By: Jake Stofan | Capitol News Service
September 26, 2017
Photo Source: MGN online
TALLAHASSEE, Fla. (CNS) -- Hurricane Irma’s damage extended beyond the streets of Florida and onto the coast, including thousands of sea turtle nests buried beneath the sand.
In 2017, a record number of sea turtles laid their nests on Florida beaches, and they have been subject to the destruction of Irma.
Florida beaches are home to three different species of sea turtles, the most vulnerable being the green sea turtle. The green sea turtle nests later in the season than other species, and Irma’s storm surge prematurely uncovered hundreds of their nests along Florida’s coasts.
“Both Florida's East and West Coast are very important nesting areas for marine turtles and other wildlife”, said Manley Fuller, President of the Florida Wildlife Federation.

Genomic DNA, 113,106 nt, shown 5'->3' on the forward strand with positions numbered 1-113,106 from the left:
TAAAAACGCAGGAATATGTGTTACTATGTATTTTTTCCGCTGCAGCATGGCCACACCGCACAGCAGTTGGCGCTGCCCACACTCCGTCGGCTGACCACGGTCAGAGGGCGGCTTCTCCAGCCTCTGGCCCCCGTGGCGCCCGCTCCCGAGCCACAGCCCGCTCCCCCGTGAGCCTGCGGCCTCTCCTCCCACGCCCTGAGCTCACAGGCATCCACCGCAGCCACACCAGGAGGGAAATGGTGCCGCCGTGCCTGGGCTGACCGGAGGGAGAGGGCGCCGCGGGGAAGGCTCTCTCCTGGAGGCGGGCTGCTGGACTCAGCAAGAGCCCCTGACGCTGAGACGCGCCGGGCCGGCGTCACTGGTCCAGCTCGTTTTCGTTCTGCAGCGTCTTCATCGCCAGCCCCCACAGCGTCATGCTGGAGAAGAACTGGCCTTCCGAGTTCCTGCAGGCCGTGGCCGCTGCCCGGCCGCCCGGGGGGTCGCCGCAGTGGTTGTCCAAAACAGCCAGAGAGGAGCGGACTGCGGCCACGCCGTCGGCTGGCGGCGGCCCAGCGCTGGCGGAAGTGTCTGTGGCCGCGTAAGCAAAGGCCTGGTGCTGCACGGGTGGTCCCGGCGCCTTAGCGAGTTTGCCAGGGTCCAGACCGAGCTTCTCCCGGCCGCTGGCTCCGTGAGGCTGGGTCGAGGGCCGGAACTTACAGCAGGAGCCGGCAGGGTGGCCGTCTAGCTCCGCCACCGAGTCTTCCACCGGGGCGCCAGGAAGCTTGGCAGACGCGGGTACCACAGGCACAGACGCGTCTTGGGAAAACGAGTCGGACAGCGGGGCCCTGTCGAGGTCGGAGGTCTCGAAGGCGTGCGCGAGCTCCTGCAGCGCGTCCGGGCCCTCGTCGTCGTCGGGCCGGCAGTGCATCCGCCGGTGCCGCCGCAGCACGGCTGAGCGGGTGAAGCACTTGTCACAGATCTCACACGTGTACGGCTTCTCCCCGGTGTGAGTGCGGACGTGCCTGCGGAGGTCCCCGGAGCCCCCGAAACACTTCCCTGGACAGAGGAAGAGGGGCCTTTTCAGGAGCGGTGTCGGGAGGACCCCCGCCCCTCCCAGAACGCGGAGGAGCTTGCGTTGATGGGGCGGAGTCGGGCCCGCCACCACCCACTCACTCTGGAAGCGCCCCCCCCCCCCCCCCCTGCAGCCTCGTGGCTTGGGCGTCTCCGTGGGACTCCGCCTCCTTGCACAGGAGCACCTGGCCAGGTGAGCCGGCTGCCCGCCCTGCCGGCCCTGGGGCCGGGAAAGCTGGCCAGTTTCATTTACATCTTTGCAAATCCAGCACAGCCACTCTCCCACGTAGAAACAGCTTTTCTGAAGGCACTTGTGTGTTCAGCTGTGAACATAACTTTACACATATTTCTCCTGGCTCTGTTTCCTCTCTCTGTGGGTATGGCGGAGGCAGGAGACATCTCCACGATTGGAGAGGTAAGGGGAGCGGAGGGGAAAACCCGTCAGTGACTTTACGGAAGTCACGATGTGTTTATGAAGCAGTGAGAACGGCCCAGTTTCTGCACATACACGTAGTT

Fortunately, according to the Florida Fish and Wildlife Conservation Commission, sea turtles have adapted to cope with storms.
Dr. Robbin Trindell of the FWC stated, “Each female actually nests serval times during a nesting season because she going to maximize the probability that at least some of those nests will survive.”
But their numbers do take a hit. That’s why the FWC says it’s especially important for people to be extra mindful of our scaly neighbors now.
Many sea turtle nests are marked, but storm surges may have washed away postings. Most importantly, if you happen upon a nesting turtle or hatchlings, leave them be.
Trindell continued, “If there's a little sea turtle crawling towards the water, let it go. It's programed to do what it needs to do and get off shore.”
Additionally, even this late in the season, dimming lights is important. Bright lights disorient sea turtle hatchlings, sending them inland instead of towards the water.
If you live on the coast and need help purchasing dimmer lights for your home, you can receive assistance through the Restoring the Night Sky Grant. You can contact the FWC to see if you qualify.